“I’m not going to say it’s a concern because we’ll find out tomorrow whether it really is a concern. But a high percentage of the fights in our league come as retaliation to clean hits.”

Equipment Requirements

The NHL would like to get to a point where cut-resistant equipment is mandated for all new players entering the league, according to deputy commissioner Bill Daly. Talks are ongoing with the NHLPA on that issue.

According to Sportsnet, there was discussion about meeting with the NHLPA to potentially grandfather in cut-resistant equipment as mandatory following a surge in horrifying incidents—from the one earlier this season involving Evander Kane’s wrist to the one late last week involving Tyler Seguin’s knee—as well.

San Jose Sharks GM Mike Grier said he thinks players will resist mandatory cut resistant materials at first because of the comfort level they have wearing other undergarments.

“But hopefully they can get comfortable wearing it and it can help prevent some injuries,” Grier said.

About Jon Sorensen

Jon has been a Caps fan since day one, attending his first game at the Capital Centre in 1974. His interest in the Caps has grown over the decades and included time as a season ticket holder. He has been a journalist covering the team for 10+ years, primarily focusing on analysis, analytics and prospect development.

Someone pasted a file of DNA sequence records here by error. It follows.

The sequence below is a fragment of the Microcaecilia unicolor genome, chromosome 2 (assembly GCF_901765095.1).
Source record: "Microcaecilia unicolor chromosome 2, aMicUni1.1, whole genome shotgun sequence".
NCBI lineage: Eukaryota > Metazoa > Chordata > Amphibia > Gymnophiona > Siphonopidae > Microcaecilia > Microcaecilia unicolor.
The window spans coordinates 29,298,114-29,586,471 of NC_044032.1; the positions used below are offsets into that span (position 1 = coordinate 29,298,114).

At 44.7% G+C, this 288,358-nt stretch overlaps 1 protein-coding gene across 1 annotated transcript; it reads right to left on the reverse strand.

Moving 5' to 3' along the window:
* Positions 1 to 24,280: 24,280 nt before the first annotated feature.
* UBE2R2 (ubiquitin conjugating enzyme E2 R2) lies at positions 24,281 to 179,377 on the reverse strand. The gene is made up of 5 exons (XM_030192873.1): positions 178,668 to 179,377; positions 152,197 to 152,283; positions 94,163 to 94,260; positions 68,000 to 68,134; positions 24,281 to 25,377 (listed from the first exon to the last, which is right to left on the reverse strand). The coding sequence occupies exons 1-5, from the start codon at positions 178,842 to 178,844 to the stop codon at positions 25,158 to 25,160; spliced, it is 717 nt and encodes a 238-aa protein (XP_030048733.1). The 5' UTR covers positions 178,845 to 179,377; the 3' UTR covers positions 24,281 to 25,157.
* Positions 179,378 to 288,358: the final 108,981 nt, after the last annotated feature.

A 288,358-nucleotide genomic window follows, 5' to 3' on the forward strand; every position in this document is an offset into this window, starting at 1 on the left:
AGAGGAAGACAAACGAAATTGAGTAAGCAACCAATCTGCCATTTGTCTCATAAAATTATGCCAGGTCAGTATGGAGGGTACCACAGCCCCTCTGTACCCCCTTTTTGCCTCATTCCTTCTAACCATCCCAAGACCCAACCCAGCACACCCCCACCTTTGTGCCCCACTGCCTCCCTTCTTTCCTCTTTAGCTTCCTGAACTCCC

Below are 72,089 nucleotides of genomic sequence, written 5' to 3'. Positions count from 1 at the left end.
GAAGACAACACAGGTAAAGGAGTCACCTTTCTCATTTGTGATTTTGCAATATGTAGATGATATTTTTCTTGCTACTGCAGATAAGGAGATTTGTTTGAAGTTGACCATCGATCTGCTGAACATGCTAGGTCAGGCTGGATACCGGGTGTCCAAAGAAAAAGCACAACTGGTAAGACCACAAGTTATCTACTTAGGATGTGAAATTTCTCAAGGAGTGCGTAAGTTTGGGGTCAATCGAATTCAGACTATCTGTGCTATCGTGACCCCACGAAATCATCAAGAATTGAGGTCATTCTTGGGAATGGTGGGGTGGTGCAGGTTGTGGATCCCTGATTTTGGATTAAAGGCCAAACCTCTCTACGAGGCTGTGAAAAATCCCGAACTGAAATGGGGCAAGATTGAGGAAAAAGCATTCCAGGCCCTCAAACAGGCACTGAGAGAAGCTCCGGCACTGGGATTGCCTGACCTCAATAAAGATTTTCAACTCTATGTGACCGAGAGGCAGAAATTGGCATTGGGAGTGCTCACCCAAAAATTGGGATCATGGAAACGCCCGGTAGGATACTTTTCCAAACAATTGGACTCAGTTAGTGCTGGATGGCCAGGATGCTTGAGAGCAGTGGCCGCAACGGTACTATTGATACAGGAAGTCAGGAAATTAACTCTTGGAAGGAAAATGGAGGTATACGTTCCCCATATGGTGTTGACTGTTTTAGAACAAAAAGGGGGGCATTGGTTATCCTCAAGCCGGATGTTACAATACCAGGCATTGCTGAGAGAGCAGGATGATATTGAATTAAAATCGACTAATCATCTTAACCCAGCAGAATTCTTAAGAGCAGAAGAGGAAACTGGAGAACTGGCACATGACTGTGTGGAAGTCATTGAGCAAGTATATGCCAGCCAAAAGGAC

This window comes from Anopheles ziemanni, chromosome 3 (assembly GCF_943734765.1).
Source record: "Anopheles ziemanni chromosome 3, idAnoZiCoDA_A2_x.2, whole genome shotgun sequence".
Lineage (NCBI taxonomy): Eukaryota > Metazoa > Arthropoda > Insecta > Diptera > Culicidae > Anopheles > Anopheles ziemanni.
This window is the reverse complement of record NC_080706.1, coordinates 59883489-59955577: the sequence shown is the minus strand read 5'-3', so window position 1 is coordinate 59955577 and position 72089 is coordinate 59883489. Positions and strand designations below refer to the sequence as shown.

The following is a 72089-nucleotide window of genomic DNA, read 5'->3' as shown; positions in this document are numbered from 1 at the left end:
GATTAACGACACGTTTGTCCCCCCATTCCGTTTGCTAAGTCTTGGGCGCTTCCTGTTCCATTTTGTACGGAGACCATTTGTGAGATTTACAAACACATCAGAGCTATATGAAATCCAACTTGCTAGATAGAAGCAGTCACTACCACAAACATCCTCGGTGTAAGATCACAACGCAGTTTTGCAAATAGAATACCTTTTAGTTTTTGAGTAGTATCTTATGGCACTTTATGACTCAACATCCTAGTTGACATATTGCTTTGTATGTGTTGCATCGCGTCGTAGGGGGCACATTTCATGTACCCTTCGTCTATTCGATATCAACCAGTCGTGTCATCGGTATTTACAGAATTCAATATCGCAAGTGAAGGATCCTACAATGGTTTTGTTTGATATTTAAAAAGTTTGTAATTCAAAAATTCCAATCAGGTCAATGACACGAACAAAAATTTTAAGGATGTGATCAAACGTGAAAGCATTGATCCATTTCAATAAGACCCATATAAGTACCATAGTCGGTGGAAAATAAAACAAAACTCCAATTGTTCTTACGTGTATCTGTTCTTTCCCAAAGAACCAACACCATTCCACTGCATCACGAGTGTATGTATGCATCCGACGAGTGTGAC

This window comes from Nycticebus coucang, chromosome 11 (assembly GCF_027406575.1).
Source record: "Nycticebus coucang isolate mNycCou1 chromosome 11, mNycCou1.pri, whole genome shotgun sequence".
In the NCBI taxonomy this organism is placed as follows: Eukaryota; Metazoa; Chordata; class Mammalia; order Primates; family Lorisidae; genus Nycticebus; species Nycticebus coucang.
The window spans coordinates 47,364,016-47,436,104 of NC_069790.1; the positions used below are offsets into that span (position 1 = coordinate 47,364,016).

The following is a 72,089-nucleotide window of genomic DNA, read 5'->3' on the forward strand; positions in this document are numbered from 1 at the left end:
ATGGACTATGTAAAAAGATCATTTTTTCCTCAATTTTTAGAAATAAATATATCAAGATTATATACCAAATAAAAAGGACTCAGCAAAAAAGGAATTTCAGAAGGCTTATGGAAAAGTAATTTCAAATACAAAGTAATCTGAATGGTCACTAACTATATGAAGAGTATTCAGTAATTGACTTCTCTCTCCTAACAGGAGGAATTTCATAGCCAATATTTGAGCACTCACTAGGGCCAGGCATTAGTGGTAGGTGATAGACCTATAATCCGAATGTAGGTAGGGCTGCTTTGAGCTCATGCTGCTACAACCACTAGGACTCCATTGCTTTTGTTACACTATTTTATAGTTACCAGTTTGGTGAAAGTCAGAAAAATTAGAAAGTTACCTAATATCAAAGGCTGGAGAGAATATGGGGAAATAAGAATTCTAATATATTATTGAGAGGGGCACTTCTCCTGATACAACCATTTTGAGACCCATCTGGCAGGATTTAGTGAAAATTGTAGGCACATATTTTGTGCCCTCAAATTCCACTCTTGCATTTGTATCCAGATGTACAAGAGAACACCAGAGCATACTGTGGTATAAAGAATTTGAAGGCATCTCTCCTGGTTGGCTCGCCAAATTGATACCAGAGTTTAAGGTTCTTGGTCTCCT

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21 Responses to Recap Of Day One Of The NHL’s General Managers Meetings

  1. nonna427 says:

    That’s one cushy $$$$ hotel resort…nice to have to attend a meeting there !?!

  2. novafyre says:

    Anxious to hear about RSNs and Cap. Bally is rumored to enter bankruptcy proceedings this week. I think NHL is better positioned than MLB right now for continued viewing — end of the season, playoffs are not RSNs anyway. I think we will see the Bally games through the rest of this season. But who knows next season. And what effect will this have on the salary cap? Even if the GMs’ answer is that they don’t know, they will still need to talk about it.

  3. novafyre says:

    Manalapan. Pop 419. If they look east out their windows, Bahamas are only 60 miles away. But Publix is just across the street if they want to go grocery shopping.

  4. Anonymous says: